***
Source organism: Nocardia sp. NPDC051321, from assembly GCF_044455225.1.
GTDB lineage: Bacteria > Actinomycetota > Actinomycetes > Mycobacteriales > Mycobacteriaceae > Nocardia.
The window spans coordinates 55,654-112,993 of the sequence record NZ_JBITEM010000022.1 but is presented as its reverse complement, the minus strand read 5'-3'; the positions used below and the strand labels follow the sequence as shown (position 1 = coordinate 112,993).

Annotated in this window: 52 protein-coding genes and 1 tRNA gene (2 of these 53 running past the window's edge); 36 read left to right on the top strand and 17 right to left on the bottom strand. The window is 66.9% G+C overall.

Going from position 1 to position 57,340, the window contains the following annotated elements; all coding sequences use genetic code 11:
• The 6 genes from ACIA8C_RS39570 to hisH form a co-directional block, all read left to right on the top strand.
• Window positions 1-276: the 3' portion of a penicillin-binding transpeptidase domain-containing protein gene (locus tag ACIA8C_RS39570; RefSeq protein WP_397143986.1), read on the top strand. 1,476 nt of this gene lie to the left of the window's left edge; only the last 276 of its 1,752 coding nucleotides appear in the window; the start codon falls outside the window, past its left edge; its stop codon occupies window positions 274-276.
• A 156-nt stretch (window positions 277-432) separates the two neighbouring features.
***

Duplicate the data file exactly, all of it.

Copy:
Source organism: Nocardia sp. NPDC051321, from assembly GCF_044455225.1.
GTDB lineage: Bacteria > Actinomycetota > Actinomycetes > Mycobacteriales > Mycobacteriaceae > Nocardia.
The window spans coordinates 55,654-112,993 of the sequence record NZ_JBITEM010000022.1 but is presented as its reverse complement, the minus strand read 5'-3'; the positions used below and the strand labels follow the sequence as shown (position 1 = coordinate 112,993).

Annotated in this window: 52 protein-coding genes and 1 tRNA gene (2 of these 53 running past the window's edge); 36 read left to right on the top strand and 17 right to left on the bottom strand. The window is 66.9% G+C overall.

Going from position 1 to position 57,340, the window contains the following annotated elements; all coding sequences use genetic code 11:
• The 6 genes from ACIA8C_RS39570 to hisH form a co-directional block, all read left to right on the top strand.
• Window positions 1-276: the 3' portion of a penicillin-binding transpeptidase domain-containing protein gene (locus tag ACIA8C_RS39570; RefSeq protein WP_397143986.1), read on the top strand. 1,476 nt of this gene lie to the left of the window's left edge; only the last 276 of its 1,752 coding nucleotides appear in the window; the start codon falls outside the window, past its left edge; its stop codon occupies window positions 274-276.
• A 156-nt stretch (window positions 277-432) separates the two neighbouring features.